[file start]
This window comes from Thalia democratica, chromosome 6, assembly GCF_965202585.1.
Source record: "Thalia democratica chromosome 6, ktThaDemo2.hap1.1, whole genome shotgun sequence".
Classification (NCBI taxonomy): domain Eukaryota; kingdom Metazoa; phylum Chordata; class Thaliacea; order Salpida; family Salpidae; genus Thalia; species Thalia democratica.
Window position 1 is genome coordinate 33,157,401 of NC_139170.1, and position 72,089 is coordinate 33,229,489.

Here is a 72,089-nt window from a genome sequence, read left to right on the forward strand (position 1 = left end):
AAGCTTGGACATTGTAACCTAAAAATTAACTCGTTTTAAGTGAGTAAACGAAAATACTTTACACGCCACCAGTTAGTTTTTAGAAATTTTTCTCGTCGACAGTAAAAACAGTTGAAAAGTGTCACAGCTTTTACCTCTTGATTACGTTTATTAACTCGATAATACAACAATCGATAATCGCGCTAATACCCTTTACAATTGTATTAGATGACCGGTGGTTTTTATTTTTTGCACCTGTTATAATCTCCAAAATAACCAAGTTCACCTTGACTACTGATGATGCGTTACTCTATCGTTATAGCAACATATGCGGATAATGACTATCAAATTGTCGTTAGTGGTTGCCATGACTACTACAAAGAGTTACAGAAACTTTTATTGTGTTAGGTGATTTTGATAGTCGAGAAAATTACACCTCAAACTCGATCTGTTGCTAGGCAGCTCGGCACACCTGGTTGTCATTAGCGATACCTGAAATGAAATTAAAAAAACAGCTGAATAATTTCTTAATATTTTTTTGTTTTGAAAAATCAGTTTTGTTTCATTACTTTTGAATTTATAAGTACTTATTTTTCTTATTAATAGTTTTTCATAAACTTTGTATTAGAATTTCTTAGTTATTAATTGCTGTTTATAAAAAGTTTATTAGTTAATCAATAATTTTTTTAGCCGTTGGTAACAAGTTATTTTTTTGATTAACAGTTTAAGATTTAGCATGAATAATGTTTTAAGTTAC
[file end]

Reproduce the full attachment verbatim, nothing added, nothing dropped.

This window comes from Thalia democratica, chromosome 6, assembly GCF_965202585.1.
Source record: "Thalia democratica chromosome 6, ktThaDemo2.hap1.1, whole genome shotgun sequence".
Classification (NCBI taxonomy): domain Eukaryota; kingdom Metazoa; phylum Chordata; class Thaliacea; order Salpida; family Salpidae; genus Thalia; species Thalia democratica.
Window position 1 is genome coordinate 33,157,401 of NC_139170.1, and position 72,089 is coordinate 33,229,489.

Here is a 72,089-nt window from a genome sequence, read left to right on the forward strand (position 1 = left end):
AAGCTTGGACATTGTAACCTAAAAATTAACTCGTTTTAAGTGAGTAAACGAAAATACTTTACACGCCACCAGTTAGTTTTTAGAAATTTTTCTCGTCGACAGTAAAAACAGTTGAAAAGTGTCACAGCTTTTACCTCTTGATTACGTTTATTAACTCGATAATACAACAATCGATAATCGCGCTAATACCCTTTACAATTGTATTAGATGACCGGTGGTTTTTATTTTTTGCACCTGTTATAATCTCCAAAATAACCAAGTTCACCTTGACTACTGATGATGCGTTACTCTATCGTTATAGCAACATATGCGGATAATGACTATCAAATTGTCGTTAGTGGTTGCCATGACTACTACAAAGAGTTACAGAAACTTTTATTGTGTTAGGTGATTTTGATAGTCGAGAAAATTACACCTCAAACTCGATCTGTTGCTAGGCAGCTCGGCACACCTGGTTGTCATTAGCGATACCTGAAATGAAATTAAAAAAACAGCTGAATAATTTCTTAATATTTTTTTGTTTTGAAAAATCAGTTTTGTTTCATTACTTTTGAATTTATAAGTACTTATTTTTCTTATTAATAGTTTTTCATAAACTTTGTATTAGAATTTCTTAGTTATTAATTGCTGTTTATAAAAAGTTTATTAGTTAATCAATAATTTTTTTAGCCGTTGGTAACAAGTTATTTTTTTGATTAACAGTTTAAGATTTAGCATGAATAATGTTTTAAGTTAC